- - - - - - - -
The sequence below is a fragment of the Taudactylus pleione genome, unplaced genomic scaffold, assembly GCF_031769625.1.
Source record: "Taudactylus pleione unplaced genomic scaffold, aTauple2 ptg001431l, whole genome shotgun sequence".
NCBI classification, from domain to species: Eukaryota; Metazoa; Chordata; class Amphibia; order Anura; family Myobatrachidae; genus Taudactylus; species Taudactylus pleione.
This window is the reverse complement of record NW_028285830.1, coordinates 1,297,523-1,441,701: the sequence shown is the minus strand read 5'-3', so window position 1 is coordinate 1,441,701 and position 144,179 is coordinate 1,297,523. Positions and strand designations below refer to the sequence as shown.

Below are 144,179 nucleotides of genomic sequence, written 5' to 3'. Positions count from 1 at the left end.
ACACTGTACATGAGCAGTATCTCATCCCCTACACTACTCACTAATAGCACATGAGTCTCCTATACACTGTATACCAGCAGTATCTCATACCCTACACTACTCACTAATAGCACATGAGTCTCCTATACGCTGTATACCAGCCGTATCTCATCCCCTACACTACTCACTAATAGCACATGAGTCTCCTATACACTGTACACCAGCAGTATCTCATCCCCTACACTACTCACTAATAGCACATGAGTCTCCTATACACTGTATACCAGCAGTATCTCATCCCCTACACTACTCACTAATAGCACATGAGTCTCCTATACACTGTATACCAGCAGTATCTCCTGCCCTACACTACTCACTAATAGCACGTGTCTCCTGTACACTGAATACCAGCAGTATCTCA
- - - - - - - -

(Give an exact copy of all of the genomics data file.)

The sequence below is a fragment of the Taudactylus pleione genome, unplaced genomic scaffold, assembly GCF_031769625.1.
Source record: "Taudactylus pleione unplaced genomic scaffold, aTauple2 ptg001431l, whole genome shotgun sequence".
NCBI classification, from domain to species: Eukaryota; Metazoa; Chordata; class Amphibia; order Anura; family Myobatrachidae; genus Taudactylus; species Taudactylus pleione.
This window is the reverse complement of record NW_028285830.1, coordinates 1,297,523-1,441,701: the sequence shown is the minus strand read 5'-3', so window position 1 is coordinate 1,441,701 and position 144,179 is coordinate 1,297,523. Positions and strand designations below refer to the sequence as shown.

Below are 144,179 nucleotides of genomic sequence, written 5' to 3'. Positions count from 1 at the left end.
ACACTGTACATGAGCAGTATCTCATCCCCTACACTACTCACTAATAGCACATGAGTCTCCTATACACTGTATACCAGCAGTATCTCATACCCTACACTACTCACTAATAGCACATGAGTCTCCTATACGCTGTATACCAGCCGTATCTCATCCCCTACACTACTCACTAATAGCACATGAGTCTCCTATACACTGTACACCAGCAGTATCTCATCCCCTACACTACTCACTAATAGCACATGAGTCTCCTATACACTGTATACCAGCAGTATCTCATCCCCTACACTACTCACTAATAGCACATGAGTCTCCTATACACTGTATACCAGCAGTATCTCCTGCCCTACACTACTCACTAATAGCACGTGTCTCCTGTACACTGAATACCAGCAGTATCTCA